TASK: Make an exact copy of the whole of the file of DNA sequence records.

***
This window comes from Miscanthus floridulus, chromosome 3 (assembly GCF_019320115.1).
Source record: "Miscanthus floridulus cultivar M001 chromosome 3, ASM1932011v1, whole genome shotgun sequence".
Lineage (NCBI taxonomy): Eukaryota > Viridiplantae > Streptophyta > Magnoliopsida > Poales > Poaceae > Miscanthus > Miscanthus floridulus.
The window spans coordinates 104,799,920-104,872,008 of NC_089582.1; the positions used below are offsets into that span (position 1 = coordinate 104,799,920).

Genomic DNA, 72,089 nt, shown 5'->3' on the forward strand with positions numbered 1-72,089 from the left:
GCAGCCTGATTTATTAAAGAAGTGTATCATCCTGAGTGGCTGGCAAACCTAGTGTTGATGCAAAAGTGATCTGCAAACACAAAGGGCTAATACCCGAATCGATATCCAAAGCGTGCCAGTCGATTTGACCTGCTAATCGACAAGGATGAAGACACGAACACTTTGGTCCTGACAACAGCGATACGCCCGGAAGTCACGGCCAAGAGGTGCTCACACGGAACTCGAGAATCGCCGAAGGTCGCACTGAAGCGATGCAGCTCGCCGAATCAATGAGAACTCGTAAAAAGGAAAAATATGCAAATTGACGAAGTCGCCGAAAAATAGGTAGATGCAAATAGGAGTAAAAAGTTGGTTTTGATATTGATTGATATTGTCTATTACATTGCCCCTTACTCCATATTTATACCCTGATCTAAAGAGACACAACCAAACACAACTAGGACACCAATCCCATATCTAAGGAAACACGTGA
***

This window comes from Miscanthus floridulus, chromosome 3 (assembly GCF_019320115.1).
Source record: "Miscanthus floridulus cultivar M001 chromosome 3, ASM1932011v1, whole genome shotgun sequence".
Lineage (NCBI taxonomy): Eukaryota > Viridiplantae > Streptophyta > Magnoliopsida > Poales > Poaceae > Miscanthus > Miscanthus floridulus.
The window spans coordinates 104,799,920-104,872,008 of NC_089582.1; the positions used below are offsets into that span (position 1 = coordinate 104,799,920).

Genomic DNA, 72,089 nt, shown 5'->3' on the forward strand with positions numbered 1-72,089 from the left:
GCAGCCTGATTTATTAAAGAAGTGTATCATCCTGAGTGGCTGGCAAACCTAGTGTTGATGCAAAAGTGATCTGCAAACACAAAGGGCTAATACCCGAATCGATATCCAAAGCGTGCCAGTCGATTTGACCTGCTAATCGACAAGGATGAAGACACGAACACTTTGGTCCTGACAACAGCGATACGCCCGGAAGTCACGGCCAAGAGGTGCTCACACGGAACTCGAGAATCGCCGAAGGTCGCACTGAAGCGATGCAGCTCGCCGAATCAATGAGAACTCGTAAAAAGGAAAAATATGCAAATTGACGAAGTCGCCGAAAAATAGGTAGATGCAAATAGGAGTAAAAAGTTGGTTTTGATATTGATTGATATTGTCTATTACATTGCCCCTTACTCCATATTTATACCCTGATCTAAAGAGACACAACCAAACACAACTAGGACACCAATCCCATATCTAAGGAAACACGTGA